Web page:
Please rate and subscribe our podcast on ITunes if you enjoyed this one as it helps more people to discover the show.
In this episode we summarise the Brexit postmortems from some of the key thinktanks such as the Resolution Foundation, the Joseph Rowntree Foundation and British Futures. These found three key factors decided the Referendum in favour of Leave: Education, Living Standards and Immigration.
We discuss all three factors, look at some policy solutions proposed to these issues (is introducing Grammar Schools really going to help tackle Educational Inequality?) and argue that Britain really isn't as divided on Immigration as the referendum result would suggest.
The Resolution Foundation report can be found here.
Lord Ashcroft's exit poll, where we got the data for our Introduction questions, can be found here.
The Joseph Rowntree Foundation report can be found here.
British Future's report on Brexit and immigration can be found here.
Please subscribe and rate us on Itunes as that really helps people discover the show. You can follow Cory on Twitter @paperbackrioter and Steve is @centreradical.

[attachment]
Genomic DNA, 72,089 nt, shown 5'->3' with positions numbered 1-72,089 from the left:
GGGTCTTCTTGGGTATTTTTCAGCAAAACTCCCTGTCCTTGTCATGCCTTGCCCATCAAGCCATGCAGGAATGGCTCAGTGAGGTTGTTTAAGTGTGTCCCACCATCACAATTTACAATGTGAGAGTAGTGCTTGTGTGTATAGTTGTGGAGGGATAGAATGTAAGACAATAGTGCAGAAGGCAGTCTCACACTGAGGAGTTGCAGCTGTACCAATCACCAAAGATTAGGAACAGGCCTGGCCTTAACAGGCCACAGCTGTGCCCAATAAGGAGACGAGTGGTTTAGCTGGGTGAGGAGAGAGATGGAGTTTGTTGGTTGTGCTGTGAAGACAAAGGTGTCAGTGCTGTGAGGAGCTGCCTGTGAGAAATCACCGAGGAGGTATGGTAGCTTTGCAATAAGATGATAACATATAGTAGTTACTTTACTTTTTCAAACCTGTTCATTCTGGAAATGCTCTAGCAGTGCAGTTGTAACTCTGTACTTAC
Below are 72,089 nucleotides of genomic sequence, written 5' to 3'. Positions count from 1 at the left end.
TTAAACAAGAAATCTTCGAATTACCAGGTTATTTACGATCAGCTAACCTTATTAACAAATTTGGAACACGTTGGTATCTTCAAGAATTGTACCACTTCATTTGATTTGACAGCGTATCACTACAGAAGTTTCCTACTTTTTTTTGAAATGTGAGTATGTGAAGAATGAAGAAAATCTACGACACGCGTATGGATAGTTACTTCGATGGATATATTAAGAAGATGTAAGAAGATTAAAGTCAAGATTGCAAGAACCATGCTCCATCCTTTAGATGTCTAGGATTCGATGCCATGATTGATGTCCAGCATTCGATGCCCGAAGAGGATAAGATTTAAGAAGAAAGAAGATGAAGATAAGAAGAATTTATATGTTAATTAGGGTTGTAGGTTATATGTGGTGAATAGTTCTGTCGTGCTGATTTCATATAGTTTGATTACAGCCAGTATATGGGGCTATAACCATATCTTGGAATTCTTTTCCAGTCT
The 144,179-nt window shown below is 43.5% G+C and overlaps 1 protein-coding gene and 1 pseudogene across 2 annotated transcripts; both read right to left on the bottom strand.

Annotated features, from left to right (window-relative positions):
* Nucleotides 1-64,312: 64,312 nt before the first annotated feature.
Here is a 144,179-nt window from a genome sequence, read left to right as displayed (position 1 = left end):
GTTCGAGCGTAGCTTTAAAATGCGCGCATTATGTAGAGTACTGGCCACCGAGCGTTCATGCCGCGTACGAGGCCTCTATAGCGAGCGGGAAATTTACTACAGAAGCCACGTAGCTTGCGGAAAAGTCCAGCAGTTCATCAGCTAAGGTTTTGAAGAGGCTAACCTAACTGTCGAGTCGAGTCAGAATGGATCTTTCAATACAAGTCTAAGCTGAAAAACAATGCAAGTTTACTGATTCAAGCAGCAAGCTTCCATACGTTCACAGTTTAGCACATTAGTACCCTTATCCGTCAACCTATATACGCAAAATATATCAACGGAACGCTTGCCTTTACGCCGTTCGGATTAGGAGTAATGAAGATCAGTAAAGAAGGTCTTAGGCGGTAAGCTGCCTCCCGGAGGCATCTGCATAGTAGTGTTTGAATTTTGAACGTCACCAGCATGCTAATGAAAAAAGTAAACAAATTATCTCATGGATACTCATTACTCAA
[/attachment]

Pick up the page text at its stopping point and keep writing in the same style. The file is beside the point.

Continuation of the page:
Welcome back to the second series of Not Enough Champagne. In this first episode, we reflect on the latest Labour leadership contest. Given Jeremy Corbyn's standing among his supporters, would he have been able to defeat God in a leadership contest? Was he helped by the campaign of Owen "Bantersaurus Rex" Smith? Will we have to go through this interminable process again next summer, or can the party pull together?
Cory and Steve discuss all these questions and touch on the issue of allowing party members more say in policy.
If you like Not Enough Champagne, please subscribe on Itunes (or wherever you get your podcasts from) and rate us as that helps more people discover the show.
You can follow Cory on Twitter @paperbackrioter and Steve is @centreradical.
Remember when saying you had "binders full of women" or that 47% of the American electorate saw themselves as victims seemed like the most insane thing a Republican nominee for President would say?
Cory, Steve and special guest Danielle talk about the 2012 American Presidential Election, armed only with a sketchy knowledge of US politics and copious amounts of alcohol. Expect much love for Gary Johnson from Steve, and lots of talk about rubbish voting systems.
Not Enough Champagne returns for its second season next week, talking about Jeremy Corbyn's certain victory in the Labour Leadership Contest. You can find a teaser trailer for Season 2 at the end of this episode.